Look at the symbols. What weather does Eastern England have?

HOW IS WEATHER SHOWN ON A WEATHER MAP? (2)
Present weather Mist Fog Thunder Drizzle Rain Snow Hail Shower The shower symbol can be combined with others…. Rain shower Hail shower Snow shower

HOW IS WEATHER SHOWN ON A WEATHER MAP? (3)
Wind direction and wind speed Wind direction is shown by a line leading into the station circle. This symbol shows that the wind blew into the station circle from the east This symbol shows A gale force wind This symbol shows that there was no wind : calm

FRONTS ON WEATHER MAPS Warm fronts are shown by the following symbol. Cold fronts are shown by the following symbol. There is a third type of front that we will study later – the OCCLUDED front. They are shown by the following symbol.

LOW PRESSURE SYSTEMS Low pressure systems are also known as depressions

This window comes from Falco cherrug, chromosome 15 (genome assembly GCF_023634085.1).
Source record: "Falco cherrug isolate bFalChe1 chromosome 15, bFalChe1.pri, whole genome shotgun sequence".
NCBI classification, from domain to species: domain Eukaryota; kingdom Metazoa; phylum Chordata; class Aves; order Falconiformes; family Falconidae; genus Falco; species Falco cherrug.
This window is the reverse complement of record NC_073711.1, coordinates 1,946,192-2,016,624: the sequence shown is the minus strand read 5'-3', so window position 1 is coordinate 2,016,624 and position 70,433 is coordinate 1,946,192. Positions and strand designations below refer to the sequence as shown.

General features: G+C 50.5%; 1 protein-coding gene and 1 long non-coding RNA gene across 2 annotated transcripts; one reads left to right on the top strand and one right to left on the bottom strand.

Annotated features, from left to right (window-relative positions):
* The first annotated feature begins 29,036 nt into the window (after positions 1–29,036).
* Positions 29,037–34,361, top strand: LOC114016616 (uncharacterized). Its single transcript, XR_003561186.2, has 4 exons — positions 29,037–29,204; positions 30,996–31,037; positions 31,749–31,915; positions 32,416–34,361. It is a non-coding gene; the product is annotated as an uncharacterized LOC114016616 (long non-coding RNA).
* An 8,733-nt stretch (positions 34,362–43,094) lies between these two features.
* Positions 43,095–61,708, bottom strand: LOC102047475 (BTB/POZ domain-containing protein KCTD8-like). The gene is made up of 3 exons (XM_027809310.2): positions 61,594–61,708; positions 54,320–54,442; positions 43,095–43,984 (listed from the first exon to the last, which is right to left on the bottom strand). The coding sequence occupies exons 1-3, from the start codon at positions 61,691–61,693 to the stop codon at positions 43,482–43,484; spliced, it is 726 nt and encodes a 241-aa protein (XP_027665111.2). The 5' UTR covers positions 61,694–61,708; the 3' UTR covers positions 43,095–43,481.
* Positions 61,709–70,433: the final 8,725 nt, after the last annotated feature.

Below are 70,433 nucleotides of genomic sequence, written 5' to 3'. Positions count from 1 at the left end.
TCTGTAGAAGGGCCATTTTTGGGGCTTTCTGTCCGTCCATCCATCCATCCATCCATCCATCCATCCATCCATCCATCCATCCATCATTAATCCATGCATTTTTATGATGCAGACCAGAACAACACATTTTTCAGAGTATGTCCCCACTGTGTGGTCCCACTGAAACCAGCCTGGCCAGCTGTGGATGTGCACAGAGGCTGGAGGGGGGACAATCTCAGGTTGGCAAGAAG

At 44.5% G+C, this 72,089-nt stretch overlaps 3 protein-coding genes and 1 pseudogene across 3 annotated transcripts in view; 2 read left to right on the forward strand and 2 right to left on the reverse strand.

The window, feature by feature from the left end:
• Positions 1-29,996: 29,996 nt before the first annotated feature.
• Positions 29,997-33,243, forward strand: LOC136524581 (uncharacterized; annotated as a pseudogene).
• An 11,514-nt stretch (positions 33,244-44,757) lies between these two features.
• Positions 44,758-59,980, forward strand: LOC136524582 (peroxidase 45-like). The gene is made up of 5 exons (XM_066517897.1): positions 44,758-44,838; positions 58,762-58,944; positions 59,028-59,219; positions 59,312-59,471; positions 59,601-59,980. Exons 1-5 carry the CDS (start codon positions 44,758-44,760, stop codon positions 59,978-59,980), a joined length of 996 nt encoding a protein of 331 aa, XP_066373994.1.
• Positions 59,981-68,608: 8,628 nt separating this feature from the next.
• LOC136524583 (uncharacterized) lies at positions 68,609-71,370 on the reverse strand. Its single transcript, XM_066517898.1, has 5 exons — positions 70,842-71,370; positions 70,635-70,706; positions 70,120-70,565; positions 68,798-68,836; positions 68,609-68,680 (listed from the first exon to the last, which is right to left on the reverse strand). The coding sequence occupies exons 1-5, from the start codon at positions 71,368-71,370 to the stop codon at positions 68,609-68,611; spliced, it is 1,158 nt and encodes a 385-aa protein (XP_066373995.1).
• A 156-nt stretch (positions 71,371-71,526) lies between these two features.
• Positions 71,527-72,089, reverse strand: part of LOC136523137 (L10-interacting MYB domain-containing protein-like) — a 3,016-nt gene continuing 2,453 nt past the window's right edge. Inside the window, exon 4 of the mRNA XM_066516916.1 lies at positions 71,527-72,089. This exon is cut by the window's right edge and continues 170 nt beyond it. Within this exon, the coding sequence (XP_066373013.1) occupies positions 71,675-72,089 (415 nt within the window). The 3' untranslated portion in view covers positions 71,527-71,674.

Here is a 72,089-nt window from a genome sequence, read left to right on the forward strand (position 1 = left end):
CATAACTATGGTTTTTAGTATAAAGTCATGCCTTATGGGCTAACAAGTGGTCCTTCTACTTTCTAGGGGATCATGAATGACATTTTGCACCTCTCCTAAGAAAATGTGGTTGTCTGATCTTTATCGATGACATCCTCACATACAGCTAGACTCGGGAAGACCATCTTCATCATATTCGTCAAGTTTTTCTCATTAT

ISOBARS AROUND A DEPRESSION (1)
Isobars are lines on a weather map that join places that have the same atmospheric pressure. The pressure indicated by the isobars decreases as you move towards the centre of a depression. 996 992 988 984 LOW

A DEPRESSION, SHOWING THE WARM & COLD FRONTS

WINDS AROUND A DEPRESSION
Winds always blow from high pressure to low pressure Winds blow inwards anticlockwise round a depression LOW 984 988 992 996

When isobars are close together, we will get strong winds.
ISOBARS AND WIND SPEED LOW 984 988 992 996 When isobars are close together, we will get strong winds. LOW 984 988 992 996 The further apart the isobars are, the gentler the winds will be.

THE DEPRESSION WITH WINDS ADDED

TYPICAL SYNOPTIC CHART
You can recognise the isobars around the low pressure area.

SATELLITE IMAGE OF SAME DAY
HIGH LOW